In this day and age of futuristic space aged minivans with all the fixings, the 1980’s station wagon seems like something out of the Smithsonian. It was a very unique vehicle. The first thing that struck you about the station wagon was its length. It was at least thirty feet long. The classic wagon’s were two-toned. The bottom was wood panelled and the top was a solid colour. The wood panelling gave off a sense of class (or maybe that it was very flammable). The spoked rims were encircled by classic white-walled tires.
Cars were my passion as a little girl. The world outside the window of my parent’s car in the late fifties and early sixties was filled with colorful, moving three-dimensional sculptures that featured the best designs that American engineers had to offer. It was a time before seatbelts and car seats — being so small I was able to stand on the back seat and lean on the rear dash watching all of the great works of American Art roll past me on the road.
On this day 17 years ago the unthinkable happened, Volkswagen stopped making the “original” version of the Beetle, the iconic vehicle dreamed up in 1931 by Ferdinand Porsche that became Adolf Hitler’s vision of the “people’s car”.
In the modern age, it seems like classic cars have taken a backseat (pun intended) to modern vehicles. Both classic and modern cars have great things to offer, but if you’ve forgotten just how amazing classic cars are, here’s a little guide to jog your memory.
Contessa, India’s first luxury sedan came to Indian market in the mid 80s when Indian roads were ruled by Ambassadors and Premier Padminis. Contessa soon became a status symbol in India. The car was mostly used by top business men and ministers.
All good things must come to an end. That includes the last of some cars. On Wednesday, July 10, 2019, the last Volkswagen Beetle came off the assembly line in Puebla, Mexico. Never again will that particular car be made. The recognizable classic car has been around for the last 81 years. Plenty of the classic cars used to be seen often on the highways. Now they are rarely seen. Sales declined from 46,000 in 2013 to just 15,166 last year, according to Autodata Corp.
This classic car show was held on the lawns of Christchurch Quay, Christchurch in Southern England. The number of visitors was not known, as entry to the show was free. However, the organizers (Classic Cars on The Prom 2019) estimated that some 380 classic vehicles took part. The only qualification for displaying at this show was any vehicle that was manufactured before 31st July 1983.
If you own a vintage car, then you would definitely want to take good care of the car and maintain it perfectly. The point is that you may want to resell your vintage car or want to gift it to someone or you may just want to hold on to that Vintage car. Whatever be the motivation, you would still need to take good care of the car so as to ensure that it does not fall into disrepair and disuse. Here are a few tips which should enable you to take better care of your vintage car.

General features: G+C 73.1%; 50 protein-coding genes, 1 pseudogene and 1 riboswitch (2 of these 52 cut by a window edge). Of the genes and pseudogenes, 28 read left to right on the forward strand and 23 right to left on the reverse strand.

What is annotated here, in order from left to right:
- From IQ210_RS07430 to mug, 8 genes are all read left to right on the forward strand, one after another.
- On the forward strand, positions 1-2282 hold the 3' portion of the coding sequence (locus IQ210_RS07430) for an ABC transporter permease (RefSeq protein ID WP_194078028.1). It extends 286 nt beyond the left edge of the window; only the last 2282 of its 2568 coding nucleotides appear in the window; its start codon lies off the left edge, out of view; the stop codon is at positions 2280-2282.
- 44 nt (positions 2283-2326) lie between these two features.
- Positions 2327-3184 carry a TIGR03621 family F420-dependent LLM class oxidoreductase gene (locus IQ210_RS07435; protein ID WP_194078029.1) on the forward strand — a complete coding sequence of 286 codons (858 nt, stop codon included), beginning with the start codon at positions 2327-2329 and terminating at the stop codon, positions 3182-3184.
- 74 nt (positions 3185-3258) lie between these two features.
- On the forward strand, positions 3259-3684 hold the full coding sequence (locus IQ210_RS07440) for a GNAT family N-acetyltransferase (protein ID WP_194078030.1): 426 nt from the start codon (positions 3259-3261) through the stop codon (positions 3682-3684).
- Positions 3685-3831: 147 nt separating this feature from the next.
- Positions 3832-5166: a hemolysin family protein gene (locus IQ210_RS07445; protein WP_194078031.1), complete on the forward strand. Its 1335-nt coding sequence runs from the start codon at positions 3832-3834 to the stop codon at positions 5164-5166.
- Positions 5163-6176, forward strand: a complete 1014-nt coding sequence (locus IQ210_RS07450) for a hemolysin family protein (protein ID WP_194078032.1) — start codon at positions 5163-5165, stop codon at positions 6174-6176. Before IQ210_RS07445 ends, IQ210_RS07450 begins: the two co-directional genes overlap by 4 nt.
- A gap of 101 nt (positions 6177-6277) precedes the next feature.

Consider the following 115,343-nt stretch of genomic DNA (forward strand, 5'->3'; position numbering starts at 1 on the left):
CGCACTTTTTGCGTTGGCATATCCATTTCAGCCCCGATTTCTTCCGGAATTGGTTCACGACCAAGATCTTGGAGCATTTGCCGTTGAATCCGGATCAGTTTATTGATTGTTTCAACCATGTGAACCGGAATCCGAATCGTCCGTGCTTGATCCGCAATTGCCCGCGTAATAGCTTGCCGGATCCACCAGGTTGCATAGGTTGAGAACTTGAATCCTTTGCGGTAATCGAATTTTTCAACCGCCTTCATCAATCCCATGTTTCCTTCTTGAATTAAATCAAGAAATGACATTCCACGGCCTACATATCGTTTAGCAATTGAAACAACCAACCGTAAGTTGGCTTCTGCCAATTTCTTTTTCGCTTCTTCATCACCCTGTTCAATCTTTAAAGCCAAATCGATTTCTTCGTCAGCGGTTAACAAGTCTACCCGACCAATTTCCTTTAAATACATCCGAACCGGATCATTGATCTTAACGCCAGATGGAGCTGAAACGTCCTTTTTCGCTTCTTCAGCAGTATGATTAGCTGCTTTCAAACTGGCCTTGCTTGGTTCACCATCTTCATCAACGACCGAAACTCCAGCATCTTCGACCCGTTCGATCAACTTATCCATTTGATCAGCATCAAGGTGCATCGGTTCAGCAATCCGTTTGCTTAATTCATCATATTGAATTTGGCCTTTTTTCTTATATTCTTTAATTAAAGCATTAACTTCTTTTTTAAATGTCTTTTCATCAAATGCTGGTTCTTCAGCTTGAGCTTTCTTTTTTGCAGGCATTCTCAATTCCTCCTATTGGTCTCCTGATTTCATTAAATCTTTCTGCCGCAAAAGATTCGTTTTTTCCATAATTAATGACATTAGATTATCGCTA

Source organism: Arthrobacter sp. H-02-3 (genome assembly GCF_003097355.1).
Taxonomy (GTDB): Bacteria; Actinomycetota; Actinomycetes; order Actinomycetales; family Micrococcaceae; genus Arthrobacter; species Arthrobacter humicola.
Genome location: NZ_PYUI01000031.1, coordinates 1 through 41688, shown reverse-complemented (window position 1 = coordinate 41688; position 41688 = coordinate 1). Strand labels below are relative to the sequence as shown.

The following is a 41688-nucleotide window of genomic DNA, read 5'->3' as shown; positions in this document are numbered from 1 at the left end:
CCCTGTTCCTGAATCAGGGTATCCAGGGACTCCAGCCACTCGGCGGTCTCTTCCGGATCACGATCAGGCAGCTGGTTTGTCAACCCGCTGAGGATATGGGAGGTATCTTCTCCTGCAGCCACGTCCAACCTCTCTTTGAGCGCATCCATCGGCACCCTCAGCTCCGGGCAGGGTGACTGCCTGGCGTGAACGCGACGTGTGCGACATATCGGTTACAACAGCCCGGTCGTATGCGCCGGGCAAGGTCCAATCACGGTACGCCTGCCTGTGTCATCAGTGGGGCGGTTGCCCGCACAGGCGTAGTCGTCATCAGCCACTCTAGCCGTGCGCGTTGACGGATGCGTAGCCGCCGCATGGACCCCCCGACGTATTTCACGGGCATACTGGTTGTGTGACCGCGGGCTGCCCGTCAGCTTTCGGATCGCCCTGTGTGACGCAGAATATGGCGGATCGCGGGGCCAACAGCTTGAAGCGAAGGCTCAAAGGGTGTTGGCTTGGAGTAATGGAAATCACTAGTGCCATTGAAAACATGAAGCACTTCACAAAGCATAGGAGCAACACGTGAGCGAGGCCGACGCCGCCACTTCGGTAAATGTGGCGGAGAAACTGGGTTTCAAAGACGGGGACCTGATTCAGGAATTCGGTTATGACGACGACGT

In its hundred-plus years of business, Mercedes-Benz has been able to redefine how cars are supposed to look, ride, and drive. The company blazed a trail since the very first modern car, and now, they're still leading the pack. It's a company known for excellence, plain and simple.
The Chevy Chevelle was one of Chevrolet's most successful nameplates. The Chevelle Super Sport, or SS represented Chevrolet's ticket into the muscle car battle. It began as the ultimate working stiff’s muscle car and remained so from 1964 through its peak in 1970 fading out to the last model Chevelle SS in 1973.
It was early in the 1970s and I was the geeky kid at school. You know the one that carried a briefcase instead of backpack. The occasional saving grace that kept me from complete social isolation was my brother. Six years my elder and a biker. He would, when the mood strike him, pick me up outside the gates of my all boys secondary school on his motorbike. This was not just any bike, this was "the beast." A full on cafe racer from the 1960s, these were the days before the Japanese had taken over. Before fiberglass fairings and disc brakes and engines the size and weight of a small house. A Triumph 110, the precursor to the Bonneville although any resemblance to the factory model had long since past. The 650cc engine had been fitted with 11-1 compression pistons that made kick starting it a risky art form. Twin carbs and a two into one swept up exhaust. Four leading shoe front brakes that left the front wheel spokes no longer that a large match stick. Twin leading shoe brakes on the back and an aluminum five gallon fuel tank. Clip-ons and rear sets forced the rider into a near prone position hunkered down with his chest embracing the tank. The whole sight was a vision of black and silver, aluminum and chrome with just one nut on the front wheel painted red as a highlight. Like I said, a classic 60s cafe racer. Dad said, "Son one say that bike will kill you." He could not have been more wrong.
Famous cars from television shows and movies such as the General Lee car or KITT from Knight Rider made an impression on fans who like cars. The “Bat Mobile” from the series and movies called Batman. In some movies and shows, there were other cars that really made an impression of fans.